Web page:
There isn't any organic reason for these risks to exist. I would expect market conventions to evolve to solve these problems, but I suspect that there is a strong level of inertia because many of these conventions are enforced legally, either through banking regulations or through conventions enforced by the federal mortgage support agencies (Fannie, Freddie, etc.). These kind of scleroses in contract conventions are a subtle product of standards imposed through public regulation. I suspect that the costs of this sclerosis are not generally accounted for, if ever, when reviewing the costs and benefits of these regulations, but it isn't difficult for me to imagine that the costs far outweigh any benefits, especially because the costs aren't direct costs, but instead are risks or transactional obstacles that are difficult to manage or quantify. What would the benefit have been to homeowners, let alone the economy in general, if in 2006 & 2007, mortgages would have been packaged in such a way that they could easily be paid off at market value?
Looking at it this way, the surge in all-cash institutional home buyers could be viewed as a sort of regulatory arbitrage. Institutional investors are able to capture the excess future expected cash flow of homes without the irregular risk profile that is imposed by the regulated mortgage market.
So, market dynamics are solving a regulatory problem. Homebuilding is a powerful way to pull production back in time as baby boomers age through their prime productive years and transition into retirement. Institutional investors are able to step in and help pull home prices up to levels that incentivize that production, where these peculiar risks and recent memories of collapse are dampening homeowner demand. Home construction still needs to rise.
But, generally, people look at these same facts, and they intuit that homes are not necessarily a safe investment for households, and they see home prices being bid up by institutional investors, and they interpret this to mean that speculators are hurting households by creating a housing bubble. And, again, we see what a difference a paradigm can make in creating a picture of the world as it is. Good guy/bad guy framing balances on a knife's edge. Tyler Cowen says when you use good guy/bad guy narratives, imagine subtracting 15 points from your IQ. I say that's conservative. For starters, shortcomings in mental framing don't just create normally distributed errors around a stable ideal. As with this topic, a slight tweak in the mental framing means one version of this story is really, really wrong.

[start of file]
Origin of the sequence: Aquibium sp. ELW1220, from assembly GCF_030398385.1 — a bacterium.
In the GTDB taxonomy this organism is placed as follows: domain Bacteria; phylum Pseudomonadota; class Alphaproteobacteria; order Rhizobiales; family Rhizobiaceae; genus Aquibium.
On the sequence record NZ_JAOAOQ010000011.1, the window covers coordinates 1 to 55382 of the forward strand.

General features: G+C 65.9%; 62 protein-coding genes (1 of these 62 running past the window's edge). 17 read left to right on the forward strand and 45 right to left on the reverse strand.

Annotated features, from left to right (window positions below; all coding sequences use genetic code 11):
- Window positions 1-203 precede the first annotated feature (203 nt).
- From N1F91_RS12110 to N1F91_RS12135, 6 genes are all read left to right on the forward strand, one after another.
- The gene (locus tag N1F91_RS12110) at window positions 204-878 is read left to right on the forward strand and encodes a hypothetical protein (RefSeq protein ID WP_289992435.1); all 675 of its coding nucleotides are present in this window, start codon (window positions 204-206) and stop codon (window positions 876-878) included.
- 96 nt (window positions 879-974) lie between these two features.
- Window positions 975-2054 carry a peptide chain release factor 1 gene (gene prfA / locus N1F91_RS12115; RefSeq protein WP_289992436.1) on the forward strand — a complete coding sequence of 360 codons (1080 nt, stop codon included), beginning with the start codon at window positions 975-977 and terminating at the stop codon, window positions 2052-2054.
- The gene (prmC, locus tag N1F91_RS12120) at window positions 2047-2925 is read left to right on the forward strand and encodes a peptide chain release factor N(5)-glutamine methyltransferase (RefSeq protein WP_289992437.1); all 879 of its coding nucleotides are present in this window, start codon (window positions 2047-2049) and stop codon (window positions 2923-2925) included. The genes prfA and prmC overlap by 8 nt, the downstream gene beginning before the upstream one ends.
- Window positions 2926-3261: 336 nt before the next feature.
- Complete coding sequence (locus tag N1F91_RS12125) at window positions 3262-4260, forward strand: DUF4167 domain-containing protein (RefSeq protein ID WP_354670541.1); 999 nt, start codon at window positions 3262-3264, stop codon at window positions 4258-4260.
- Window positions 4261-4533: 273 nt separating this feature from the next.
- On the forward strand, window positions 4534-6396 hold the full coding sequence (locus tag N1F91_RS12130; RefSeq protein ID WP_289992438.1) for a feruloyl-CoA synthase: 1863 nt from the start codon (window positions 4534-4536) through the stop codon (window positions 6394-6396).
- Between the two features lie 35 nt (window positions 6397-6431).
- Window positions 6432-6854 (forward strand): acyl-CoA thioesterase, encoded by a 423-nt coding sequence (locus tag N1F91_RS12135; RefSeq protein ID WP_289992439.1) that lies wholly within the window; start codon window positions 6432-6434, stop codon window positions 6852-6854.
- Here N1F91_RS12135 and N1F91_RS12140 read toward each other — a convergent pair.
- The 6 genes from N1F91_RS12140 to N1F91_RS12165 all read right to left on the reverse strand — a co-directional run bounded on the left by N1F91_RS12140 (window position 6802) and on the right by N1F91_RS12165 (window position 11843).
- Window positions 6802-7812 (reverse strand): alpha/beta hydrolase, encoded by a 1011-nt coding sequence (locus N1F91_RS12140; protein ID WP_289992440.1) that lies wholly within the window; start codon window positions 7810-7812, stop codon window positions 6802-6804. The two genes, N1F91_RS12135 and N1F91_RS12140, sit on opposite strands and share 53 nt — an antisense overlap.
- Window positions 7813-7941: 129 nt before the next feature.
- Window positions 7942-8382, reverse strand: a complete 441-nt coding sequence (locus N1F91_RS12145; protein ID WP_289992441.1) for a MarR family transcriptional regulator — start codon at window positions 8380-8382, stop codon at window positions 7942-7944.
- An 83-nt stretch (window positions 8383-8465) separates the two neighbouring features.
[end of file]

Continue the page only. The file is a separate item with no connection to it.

One reason I tend to dwell on these issues is that the bad guy narrative is so prevalent in financial contexts. There are so many issues where a slight tweak in the framing creates a substantial speculative opportunity. I will bet against the bad guy framing every time - I figure a 15 point IQ advantage should be very profitable. Even in individual stocks, this is fruitful. If a firm is set up for a highly variable pair of possible binary outcomes, the opportunities that offer huge profit possibilities are frequently those where you take the position of giving management the benefit of the doubt. If you're wrong 50% of the time, the cynic will hold on to a lot more assets than the naïf will. So, the trusting positions tend to pay off very well for investors without agency issues, but not for money managers. I think this explains, partly, why even finance professionals tend to be cynical about finance - it's survivorship bias.
See, there? With just a slight tweak in framing, and a ready explanation, I just said something that really either has to be insightful and clever, or really, really dumb. That's why you can build speculative models where you can frequently safely fill in all your ignorance with an EMH assumption, but still expect to capture gains from large disconnections. Even if inefficiencies are few, they can have unstable equilibria.